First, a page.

Thursday, 23 February 2017
Last updated 8 hours ago
Jun 20 2012 | 8:49am ET
Attention all you self-proclaimed money management gurus, Portfolios with Purpose allows you to test your investing chops—soon against some of the biggest names in the business— while raising money for your favorite charity.
The stock-selection contest was founded in 2011 by New York-based hedge fund consultant Stacey Asher.
“I’ve been working in the industry for the past seven years raising money for hedge funds,” Asher told FINalternatives in a recent interview. “I was seeing all the great philanthropic work that a lot of leaders in the industry were doing and at the same time I was inspired by just how much people really love investing. So I just pushed these worlds together.”
Asher launched a test version of the contest last year, reaching out to family and friends to “play and get all the kinks out and get the Web site up,” she said. She’d hoped to convince 30 people to take part but ended up with 100.
“We only ran two classes this past year,” she said, “the Novice Class, which is open to everybody for $100 and then the Professional Class, where you need to have two years of experience.”
Next year, she will add a Master Class and Third Point Capital’s Dan Loeb and Omega Advisor’s Leon Cooperman have already signed up to compete.
This year’s contest features 20 Professional Class competitors (almost all hedge fund managers, she says) and 80 novices. And novice, for PwP’s purposes, truly means novice, Asher says you can play even if you’ve never traded stocks in your life.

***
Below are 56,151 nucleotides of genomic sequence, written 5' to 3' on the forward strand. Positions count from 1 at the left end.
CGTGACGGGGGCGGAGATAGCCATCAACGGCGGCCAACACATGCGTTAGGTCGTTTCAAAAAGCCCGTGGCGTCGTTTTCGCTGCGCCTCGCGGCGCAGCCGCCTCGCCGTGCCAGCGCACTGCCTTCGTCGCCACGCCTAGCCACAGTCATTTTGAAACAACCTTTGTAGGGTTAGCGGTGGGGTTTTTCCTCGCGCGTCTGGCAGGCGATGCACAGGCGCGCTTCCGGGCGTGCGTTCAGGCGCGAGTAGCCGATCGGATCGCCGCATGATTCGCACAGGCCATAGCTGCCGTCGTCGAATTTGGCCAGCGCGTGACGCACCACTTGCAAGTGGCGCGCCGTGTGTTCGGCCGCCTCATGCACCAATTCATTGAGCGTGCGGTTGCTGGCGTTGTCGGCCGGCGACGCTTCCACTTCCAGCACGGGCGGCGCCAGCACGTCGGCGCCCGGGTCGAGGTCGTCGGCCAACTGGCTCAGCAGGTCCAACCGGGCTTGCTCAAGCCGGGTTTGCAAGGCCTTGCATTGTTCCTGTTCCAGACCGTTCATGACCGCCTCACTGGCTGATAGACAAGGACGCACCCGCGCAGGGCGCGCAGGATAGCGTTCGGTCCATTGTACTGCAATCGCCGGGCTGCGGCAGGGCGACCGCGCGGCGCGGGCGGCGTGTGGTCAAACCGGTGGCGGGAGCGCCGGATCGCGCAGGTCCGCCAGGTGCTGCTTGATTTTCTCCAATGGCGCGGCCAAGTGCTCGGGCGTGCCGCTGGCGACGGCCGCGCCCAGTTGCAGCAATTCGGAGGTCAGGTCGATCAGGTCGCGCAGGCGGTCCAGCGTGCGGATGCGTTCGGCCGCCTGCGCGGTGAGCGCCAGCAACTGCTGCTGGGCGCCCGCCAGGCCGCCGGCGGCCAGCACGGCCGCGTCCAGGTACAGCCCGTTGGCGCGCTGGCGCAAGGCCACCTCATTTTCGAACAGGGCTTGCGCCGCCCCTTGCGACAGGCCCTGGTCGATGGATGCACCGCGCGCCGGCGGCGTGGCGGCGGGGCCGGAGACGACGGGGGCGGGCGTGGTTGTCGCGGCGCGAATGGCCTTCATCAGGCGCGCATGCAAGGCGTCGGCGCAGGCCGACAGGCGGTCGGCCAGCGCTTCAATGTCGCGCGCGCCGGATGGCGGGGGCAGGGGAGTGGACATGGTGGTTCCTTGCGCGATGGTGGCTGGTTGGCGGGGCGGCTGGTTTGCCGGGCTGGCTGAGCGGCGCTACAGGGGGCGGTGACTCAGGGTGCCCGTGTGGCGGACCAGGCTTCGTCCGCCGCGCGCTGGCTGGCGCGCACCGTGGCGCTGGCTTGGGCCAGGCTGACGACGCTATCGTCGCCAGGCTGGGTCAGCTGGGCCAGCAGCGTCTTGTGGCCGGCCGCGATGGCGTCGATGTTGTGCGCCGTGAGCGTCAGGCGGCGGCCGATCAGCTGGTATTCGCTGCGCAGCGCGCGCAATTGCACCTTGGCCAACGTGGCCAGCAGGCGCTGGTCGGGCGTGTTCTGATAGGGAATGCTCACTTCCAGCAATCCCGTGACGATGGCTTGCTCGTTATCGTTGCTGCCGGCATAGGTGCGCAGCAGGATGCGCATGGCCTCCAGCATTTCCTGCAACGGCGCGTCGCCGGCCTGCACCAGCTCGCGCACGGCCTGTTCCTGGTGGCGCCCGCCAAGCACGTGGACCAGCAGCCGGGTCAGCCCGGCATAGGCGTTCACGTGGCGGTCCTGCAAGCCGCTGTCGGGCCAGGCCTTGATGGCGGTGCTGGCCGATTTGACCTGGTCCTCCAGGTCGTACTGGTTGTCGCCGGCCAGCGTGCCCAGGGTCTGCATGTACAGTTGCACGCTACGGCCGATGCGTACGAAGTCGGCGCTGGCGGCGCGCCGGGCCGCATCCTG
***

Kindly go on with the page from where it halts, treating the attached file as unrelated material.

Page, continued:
The rules for each class are the same: you pick five stocks (minimum market capitalization $500 million) at the beginning of the year to buy or sell, and then you choose the charity you’ll play for. Asher says that while in future they may introduce elements of trading into the competition, for now, they’re keeping it “really simple…more focused on value investing” with a one-year time horizon.
Novices ante up $100 (it’s tax deductable), Professionals $1,000 and Masters will pay $10,000 to play. The money for each class is pooled and prizes are awarded to the first, second and third place finishers in each class. Asher says first place gets 60% of the pot, second place gets 30% and third place 10%.
The top standings are posted on the PwP Web site, along with the name of the competitor’s charity. Charities represented currently run the gamut from Skills for Southern Sudan to Big Brothers and Big Sisters of Texas to the Wounded Warrior Project.
The competition officially launches with a party on Thursday, June 28 from 6:30 to 9:00 P.M. at Le Poisson Rouge, 158 Bleecker Street, New York. The evening will include a performance by The Subscribers, a cover-band made up of financial industry professionals who perform only for charity.
The contest is open to investors all over the world and Asher says it’s a great chance to “come out and really stand up for the charity that you feel strongest about and compete and have fun and try investing if you never have.”